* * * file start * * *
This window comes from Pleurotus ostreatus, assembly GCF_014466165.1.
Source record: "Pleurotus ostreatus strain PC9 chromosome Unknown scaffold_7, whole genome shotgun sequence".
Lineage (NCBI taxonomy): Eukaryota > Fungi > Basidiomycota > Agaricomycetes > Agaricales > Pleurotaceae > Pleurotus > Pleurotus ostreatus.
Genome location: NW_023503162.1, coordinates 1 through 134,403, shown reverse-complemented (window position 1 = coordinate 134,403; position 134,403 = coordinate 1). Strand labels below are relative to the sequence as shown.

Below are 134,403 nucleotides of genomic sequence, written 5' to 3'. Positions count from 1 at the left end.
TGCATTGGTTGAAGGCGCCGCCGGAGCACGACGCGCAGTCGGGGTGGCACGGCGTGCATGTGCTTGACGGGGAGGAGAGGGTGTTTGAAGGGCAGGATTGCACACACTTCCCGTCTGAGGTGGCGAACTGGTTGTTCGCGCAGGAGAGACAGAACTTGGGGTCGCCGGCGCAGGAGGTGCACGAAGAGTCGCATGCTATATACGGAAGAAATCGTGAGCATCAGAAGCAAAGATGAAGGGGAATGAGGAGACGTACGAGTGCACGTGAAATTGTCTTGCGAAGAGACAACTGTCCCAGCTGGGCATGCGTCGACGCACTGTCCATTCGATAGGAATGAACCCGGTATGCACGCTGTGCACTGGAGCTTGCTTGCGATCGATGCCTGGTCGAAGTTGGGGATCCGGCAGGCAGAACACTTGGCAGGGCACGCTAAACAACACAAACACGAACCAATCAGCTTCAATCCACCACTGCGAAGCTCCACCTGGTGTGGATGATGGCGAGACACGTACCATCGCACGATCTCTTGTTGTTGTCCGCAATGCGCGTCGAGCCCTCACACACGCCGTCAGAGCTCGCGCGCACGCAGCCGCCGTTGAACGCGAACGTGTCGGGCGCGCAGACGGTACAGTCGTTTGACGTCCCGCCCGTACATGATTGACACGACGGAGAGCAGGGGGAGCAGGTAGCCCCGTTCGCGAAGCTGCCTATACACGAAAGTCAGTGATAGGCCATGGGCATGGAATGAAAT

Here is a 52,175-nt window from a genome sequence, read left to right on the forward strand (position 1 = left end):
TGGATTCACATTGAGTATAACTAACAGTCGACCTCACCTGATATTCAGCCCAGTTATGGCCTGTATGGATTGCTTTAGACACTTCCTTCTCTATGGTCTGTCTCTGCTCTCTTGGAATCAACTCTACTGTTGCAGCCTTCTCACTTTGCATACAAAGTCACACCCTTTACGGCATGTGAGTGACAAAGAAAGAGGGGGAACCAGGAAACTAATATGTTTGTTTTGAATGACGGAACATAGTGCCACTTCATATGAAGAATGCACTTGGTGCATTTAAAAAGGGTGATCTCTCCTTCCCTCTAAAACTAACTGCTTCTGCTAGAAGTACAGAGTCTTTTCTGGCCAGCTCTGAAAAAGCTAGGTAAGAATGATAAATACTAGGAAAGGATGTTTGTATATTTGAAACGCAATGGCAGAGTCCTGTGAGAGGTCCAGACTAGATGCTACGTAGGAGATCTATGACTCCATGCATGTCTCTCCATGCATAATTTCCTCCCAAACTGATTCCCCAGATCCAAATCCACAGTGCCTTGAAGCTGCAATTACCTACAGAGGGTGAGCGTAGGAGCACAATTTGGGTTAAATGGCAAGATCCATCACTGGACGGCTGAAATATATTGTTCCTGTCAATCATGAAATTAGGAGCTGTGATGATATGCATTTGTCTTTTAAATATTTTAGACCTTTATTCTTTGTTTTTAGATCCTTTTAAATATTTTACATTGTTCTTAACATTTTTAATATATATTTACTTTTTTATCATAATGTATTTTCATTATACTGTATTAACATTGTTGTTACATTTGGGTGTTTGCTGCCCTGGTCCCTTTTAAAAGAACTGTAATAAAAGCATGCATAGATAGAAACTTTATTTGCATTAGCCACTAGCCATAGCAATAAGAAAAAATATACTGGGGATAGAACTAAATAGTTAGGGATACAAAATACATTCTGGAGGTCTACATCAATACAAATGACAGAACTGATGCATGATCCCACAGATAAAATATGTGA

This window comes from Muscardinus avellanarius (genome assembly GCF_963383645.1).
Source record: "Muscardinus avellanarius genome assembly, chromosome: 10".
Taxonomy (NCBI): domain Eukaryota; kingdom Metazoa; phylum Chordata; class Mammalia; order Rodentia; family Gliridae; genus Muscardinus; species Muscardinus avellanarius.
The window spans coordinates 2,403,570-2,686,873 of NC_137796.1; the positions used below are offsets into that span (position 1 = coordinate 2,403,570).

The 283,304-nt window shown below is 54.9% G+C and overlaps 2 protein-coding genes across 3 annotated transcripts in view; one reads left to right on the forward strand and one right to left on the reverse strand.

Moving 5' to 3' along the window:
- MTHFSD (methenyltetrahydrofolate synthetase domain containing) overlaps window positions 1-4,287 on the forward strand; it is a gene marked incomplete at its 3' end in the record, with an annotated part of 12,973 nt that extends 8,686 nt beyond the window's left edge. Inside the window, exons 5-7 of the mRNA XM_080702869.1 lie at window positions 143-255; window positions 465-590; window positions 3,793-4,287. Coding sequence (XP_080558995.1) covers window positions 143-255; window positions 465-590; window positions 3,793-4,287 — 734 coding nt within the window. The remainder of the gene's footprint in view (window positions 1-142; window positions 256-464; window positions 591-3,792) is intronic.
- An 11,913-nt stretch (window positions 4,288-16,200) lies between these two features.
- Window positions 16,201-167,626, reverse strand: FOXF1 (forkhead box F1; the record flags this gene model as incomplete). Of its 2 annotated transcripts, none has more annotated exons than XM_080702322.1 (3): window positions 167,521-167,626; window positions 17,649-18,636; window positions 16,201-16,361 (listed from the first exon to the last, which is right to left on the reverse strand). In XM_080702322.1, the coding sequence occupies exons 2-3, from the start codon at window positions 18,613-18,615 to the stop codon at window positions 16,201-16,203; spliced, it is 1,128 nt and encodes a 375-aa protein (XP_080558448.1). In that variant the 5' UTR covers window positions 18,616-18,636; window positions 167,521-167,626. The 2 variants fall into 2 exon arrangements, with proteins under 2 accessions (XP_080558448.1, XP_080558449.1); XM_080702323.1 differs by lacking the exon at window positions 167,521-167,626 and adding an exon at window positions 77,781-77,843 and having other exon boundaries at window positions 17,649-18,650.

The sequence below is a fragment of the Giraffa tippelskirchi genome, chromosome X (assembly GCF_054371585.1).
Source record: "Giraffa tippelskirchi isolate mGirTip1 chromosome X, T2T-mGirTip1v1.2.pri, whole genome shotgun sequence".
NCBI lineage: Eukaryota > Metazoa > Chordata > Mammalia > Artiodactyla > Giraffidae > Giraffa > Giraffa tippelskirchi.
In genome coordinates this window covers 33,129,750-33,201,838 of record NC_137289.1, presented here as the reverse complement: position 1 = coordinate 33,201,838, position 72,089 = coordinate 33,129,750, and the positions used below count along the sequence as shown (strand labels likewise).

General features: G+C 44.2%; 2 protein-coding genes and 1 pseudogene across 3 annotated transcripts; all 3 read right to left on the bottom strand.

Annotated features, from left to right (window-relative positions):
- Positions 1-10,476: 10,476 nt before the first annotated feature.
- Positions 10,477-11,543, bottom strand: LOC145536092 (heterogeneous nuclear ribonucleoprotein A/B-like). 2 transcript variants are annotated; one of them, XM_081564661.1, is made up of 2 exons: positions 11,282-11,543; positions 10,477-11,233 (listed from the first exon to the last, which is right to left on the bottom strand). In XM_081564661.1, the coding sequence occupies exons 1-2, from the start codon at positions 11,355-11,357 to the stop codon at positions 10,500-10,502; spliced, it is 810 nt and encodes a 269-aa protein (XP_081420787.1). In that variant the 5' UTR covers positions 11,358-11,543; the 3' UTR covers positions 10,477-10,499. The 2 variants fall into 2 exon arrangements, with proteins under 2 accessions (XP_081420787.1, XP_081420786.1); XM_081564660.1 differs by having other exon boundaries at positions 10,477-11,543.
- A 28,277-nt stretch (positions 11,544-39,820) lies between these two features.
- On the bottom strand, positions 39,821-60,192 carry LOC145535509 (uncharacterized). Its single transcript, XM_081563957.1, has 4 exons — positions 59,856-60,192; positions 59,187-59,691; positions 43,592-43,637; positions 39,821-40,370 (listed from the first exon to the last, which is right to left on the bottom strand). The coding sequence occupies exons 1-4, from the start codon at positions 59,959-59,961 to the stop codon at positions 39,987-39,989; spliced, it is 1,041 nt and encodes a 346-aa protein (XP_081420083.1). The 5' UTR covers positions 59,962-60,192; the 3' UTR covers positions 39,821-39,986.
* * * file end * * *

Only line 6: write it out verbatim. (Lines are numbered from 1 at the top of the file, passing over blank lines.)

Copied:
TGCATTGGTTGAAGGCGCCGCCGGAGCACGACGCGCAGTCGGGGTGGCACGGCGTGCATGTGCTTGACGGGGAGGAGAGGGTGTTTGAAGGGCAGGATTGCACACACTTCCCGTCTGAGGTGGCGAACTGGTTGTTCGCGCAGGAGAGACAGAACTTGGGGTCGCCGGCGCAGGAGGTGCACGAAGAGTCGCATGCTATATACGGAAGAAATCGTGAGCATCAGAAGCAAAGATGAAGGGGAATGAGGAGACGTACGAGTGCACGTGAAATTGTCTTGCGAAGAGACAACTGTCCCAGCTGGGCATGCGTCGACGCACTGTCCATTCGATAGGAATGAACCCGGTATGCACGCTGTGCACTGGAGCTTGCTTGCGATCGATGCCTGGTCGAAGTTGGGGATCCGGCAGGCAGAACACTTGGCAGGGCACGCTAAACAACACAAACACGAACCAATCAGCTTCAATCCACCACTGCGAAGCTCCACCTGGTGTGGATGATGGCGAGACACGTACCATCGCACGATCTCTTGTTGTTGTCCGCAATGCGCGTCGAGCCCTCACACACGCCGTCAGAGCTCGCGCGCACGCAGCCGCCGTTGAACGCGAACGTGTCGGGCGCGCAGACGGTACAGTCGTTTGACGTCCCGCCCGTACATGATTGACACGACGGAGAGCAGGGGGAGCAGGTAGCCCCGTTCGCGAAGCTGCCTATACACGAAAGTCAGTGATAGGCCATGGGCATGGAATGAAAT